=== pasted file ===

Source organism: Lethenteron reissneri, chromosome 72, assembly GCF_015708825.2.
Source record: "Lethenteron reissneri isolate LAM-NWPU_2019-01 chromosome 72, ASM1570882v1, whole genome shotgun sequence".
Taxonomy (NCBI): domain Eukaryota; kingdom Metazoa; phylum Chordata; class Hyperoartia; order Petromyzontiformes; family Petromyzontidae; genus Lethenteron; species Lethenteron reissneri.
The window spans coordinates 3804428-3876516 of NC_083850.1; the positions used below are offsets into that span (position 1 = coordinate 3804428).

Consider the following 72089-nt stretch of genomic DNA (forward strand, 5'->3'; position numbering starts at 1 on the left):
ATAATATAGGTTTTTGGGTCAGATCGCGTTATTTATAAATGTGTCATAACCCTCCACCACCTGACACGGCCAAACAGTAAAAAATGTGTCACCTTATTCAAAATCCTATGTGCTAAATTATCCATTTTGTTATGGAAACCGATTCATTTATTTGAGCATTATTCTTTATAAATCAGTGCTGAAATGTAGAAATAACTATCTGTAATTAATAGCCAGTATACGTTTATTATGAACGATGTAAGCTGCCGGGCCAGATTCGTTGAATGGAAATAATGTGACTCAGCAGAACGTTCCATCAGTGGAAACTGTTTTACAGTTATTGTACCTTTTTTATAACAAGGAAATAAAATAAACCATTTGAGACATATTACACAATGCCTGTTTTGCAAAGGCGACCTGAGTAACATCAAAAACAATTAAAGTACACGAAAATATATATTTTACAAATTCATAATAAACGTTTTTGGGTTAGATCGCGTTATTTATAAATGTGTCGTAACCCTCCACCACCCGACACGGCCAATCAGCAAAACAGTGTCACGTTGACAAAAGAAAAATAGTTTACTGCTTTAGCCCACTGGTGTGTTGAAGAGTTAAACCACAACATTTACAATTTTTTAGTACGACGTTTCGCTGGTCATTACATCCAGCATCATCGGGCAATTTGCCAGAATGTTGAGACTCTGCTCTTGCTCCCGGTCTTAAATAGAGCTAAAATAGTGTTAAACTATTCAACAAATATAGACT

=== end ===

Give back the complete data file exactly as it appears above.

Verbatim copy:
Source organism: Lethenteron reissneri, chromosome 72, assembly GCF_015708825.2.
Source record: "Lethenteron reissneri isolate LAM-NWPU_2019-01 chromosome 72, ASM1570882v1, whole genome shotgun sequence".
Taxonomy (NCBI): domain Eukaryota; kingdom Metazoa; phylum Chordata; class Hyperoartia; order Petromyzontiformes; family Petromyzontidae; genus Lethenteron; species Lethenteron reissneri.
The window spans coordinates 3804428-3876516 of NC_083850.1; the positions used below are offsets into that span (position 1 = coordinate 3804428).

Consider the following 72089-nt stretch of genomic DNA (forward strand, 5'->3'; position numbering starts at 1 on the left):
ATAATATAGGTTTTTGGGTCAGATCGCGTTATTTATAAATGTGTCATAACCCTCCACCACCTGACACGGCCAAACAGTAAAAAATGTGTCACCTTATTCAAAATCCTATGTGCTAAATTATCCATTTTGTTATGGAAACCGATTCATTTATTTGAGCATTATTCTTTATAAATCAGTGCTGAAATGTAGAAATAACTATCTGTAATTAATAGCCAGTATACGTTTATTATGAACGATGTAAGCTGCCGGGCCAGATTCGTTGAATGGAAATAATGTGACTCAGCAGAACGTTCCATCAGTGGAAACTGTTTTACAGTTATTGTACCTTTTTTATAACAAGGAAATAAAATAAACCATTTGAGACATATTACACAATGCCTGTTTTGCAAAGGCGACCTGAGTAACATCAAAAACAATTAAAGTACACGAAAATATATATTTTACAAATTCATAATAAACGTTTTTGGGTTAGATCGCGTTATTTATAAATGTGTCGTAACCCTCCACCACCCGACACGGCCAATCAGCAAAACAGTGTCACGTTGACAAAAGAAAAATAGTTTACTGCTTTAGCCCACTGGTGTGTTGAAGAGTTAAACCACAACATTTACAATTTTTTAGTACGACGTTTCGCTGGTCATTACATCCAGCATCATCGGGCAATTTGCCAGAATGTTGAGACTCTGCTCTTGCTCCCGGTCTTAAATAGAGCTAAAATAGTGTTAAACTATTCAACAAATATAGACT